Student homeless after fire

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By Brad Whitehouse
Associate News Editor

When the fire alarm blared in Khadija Boulaftali’s apartment, the Ryerson student thought it was just a drill. She didn’t hear sirens or any sounds of emergency. Fire alarms went off for tests all the time in the building. But when she looked out her balcony, she saw flames leaping from the twenty-fourth floor. This alarm was very real.

“When I looked up, then I saw the fire. It was a huge fire coming from the balcony.”

The midwifery student rushed outside to see what was going on. But when she stepped out of the Toronto Community Housing building, there was no going back. And there’s no telling when she, and the 1,700 other residents, will be allowed inside to collect their belongings.

“What I was wearing — that’s all that I have,” she said. “You need your IDs, you need money, you need a change of clothes. No, they don’t let anyone go back up.”

She only has one set of clothes, which she washes every day.

The fire broke out around 5 p.m. at 200 Wellesley St. E., near Sherbourne Street. Firefighters battled the blaze until about 3 a.m. Saturday morning, said David Sheen, Toronto Fires Services division Chief.

Sheen said firefighters who have been working for forty years described the fire as one of the hottest they’d ever experienced. Up to 150 firefighters were on the scene at the height of the fire, he said.

As many as 10 had to be treated for heat exhaustion from the six-alarm blaze.

Fourteen people were hospitalized Friday, including two children and a one-month-old baby.

Other tenants were sheltered at the Wellesley Community Centre across the street, where Canadian Red Cross handed out blankets and food.

Boulaftali slept there Friday night while she awaited the fate of her cat, Iza. Animal services carried her cat down from the building the next day.

She’s now staying at a friend’s house for a couple of days, but doesn’t know where she’ll go after that. She doesn’t have apartment insurance and officials said it’s too early to tell when tenants will be able to move back in.

“They told us at the beginning it’s going to be about ten hours to get back, but they start talking about 48 hours and now there are some who are saying three weeks,” Boulaftali said. “To be homeless, that’s the hardest part.”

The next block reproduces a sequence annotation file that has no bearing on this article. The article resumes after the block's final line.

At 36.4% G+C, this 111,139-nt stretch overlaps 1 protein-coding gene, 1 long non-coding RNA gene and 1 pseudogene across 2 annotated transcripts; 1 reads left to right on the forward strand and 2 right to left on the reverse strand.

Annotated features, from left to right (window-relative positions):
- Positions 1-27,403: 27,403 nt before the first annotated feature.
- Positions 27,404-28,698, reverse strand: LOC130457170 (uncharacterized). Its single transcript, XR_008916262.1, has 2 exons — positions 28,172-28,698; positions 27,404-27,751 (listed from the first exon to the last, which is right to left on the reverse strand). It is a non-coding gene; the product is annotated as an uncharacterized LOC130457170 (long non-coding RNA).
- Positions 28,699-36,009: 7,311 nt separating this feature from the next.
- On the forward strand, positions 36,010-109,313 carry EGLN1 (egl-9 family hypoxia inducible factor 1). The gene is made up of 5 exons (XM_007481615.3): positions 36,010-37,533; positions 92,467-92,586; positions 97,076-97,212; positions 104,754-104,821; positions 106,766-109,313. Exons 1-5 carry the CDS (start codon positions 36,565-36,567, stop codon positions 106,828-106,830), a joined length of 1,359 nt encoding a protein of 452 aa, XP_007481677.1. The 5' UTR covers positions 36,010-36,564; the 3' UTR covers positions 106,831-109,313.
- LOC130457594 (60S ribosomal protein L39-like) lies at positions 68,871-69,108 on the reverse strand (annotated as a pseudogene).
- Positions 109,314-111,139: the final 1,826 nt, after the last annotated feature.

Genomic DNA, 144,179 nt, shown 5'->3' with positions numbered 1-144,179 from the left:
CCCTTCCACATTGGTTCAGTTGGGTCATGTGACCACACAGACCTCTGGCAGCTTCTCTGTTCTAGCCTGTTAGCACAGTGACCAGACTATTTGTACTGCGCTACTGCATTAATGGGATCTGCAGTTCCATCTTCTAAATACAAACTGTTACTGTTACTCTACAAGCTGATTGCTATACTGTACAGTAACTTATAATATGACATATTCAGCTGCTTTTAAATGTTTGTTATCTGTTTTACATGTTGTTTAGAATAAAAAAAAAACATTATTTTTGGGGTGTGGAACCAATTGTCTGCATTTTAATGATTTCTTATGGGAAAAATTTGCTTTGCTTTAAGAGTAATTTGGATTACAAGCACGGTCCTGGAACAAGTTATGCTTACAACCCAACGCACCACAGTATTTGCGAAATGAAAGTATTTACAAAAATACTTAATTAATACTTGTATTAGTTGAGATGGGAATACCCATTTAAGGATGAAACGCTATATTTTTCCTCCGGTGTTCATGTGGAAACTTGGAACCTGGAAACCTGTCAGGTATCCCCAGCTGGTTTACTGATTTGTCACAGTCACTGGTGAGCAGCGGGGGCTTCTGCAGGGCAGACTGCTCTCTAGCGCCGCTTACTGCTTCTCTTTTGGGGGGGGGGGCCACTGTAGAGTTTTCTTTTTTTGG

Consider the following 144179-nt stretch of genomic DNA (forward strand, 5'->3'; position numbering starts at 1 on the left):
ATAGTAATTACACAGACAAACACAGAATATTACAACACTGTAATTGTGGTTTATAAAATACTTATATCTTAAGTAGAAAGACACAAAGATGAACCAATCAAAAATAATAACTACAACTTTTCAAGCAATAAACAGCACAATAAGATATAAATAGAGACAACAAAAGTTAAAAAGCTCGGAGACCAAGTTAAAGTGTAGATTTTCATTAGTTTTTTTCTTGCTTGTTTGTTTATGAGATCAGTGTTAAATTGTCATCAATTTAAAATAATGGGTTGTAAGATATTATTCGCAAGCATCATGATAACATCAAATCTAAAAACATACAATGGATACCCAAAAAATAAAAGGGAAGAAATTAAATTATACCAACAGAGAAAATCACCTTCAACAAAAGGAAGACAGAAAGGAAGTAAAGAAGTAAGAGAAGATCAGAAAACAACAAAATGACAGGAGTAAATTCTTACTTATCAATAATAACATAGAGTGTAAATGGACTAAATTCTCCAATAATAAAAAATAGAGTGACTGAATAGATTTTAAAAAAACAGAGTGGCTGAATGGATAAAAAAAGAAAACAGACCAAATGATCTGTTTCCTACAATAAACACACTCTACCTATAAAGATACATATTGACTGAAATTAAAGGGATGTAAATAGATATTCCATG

Boulaftali, who moved to Toronto in November 2008, has no family in Canada. The 35-year-old was a certified midwife in Morocco and practiced there for 10 years. But when she came to Ontario, her degrees weren’t accepted and she had to be re-certified. She enrolled in the International Midwifery Pre-registration Program (IMPP) at the Chang School so she can start working again.

“You have to go back to zero, so I’m trying just to follow the flow.”

Boulaftali was able to convince firefighters to bring down some of her textbooks, but these are the only belongings she has.

“I want my laptop. I want my bag,” she said.

Allison Gaul, program administrator for IMPP said that she met with Boulaftali and provided her with text books. She said she’ll help the student out any way that she can.

“It’s a difficult situation for immigrants in general, but to have something like this happen is pretty tough.”

Boulaftali was concerned about how she would continue her studies, but said faculty have been supportive. IMPP faculty emailed Boulaftali to offer her money and help to find housing. Gaul told her not to worry about her studies for the moment, and that she would email Boulaftali’s professors to explain her emergency situation.

Gaul directed Boulaftali to CESAR (Continuing Education Students’ Association Ryerson) for help, but she was too exhausted to wait in the long line up outside.

Boulaftali has been going to the community centre everyday for updates on the situation.

Police said there may be water damage and damage to the building’s electrical system and, according to the Fire Marshal’s office, it may take months to determine the cause of the fire. The apartment where the fire started was described as belonging to a hoarder. Officials say it’s too soon to estimate the cost of damage.

“You just have to deal with it and be patient and thank that we don’t have loss of life,” said Boulaftali.

Photo: Marta Iwanek


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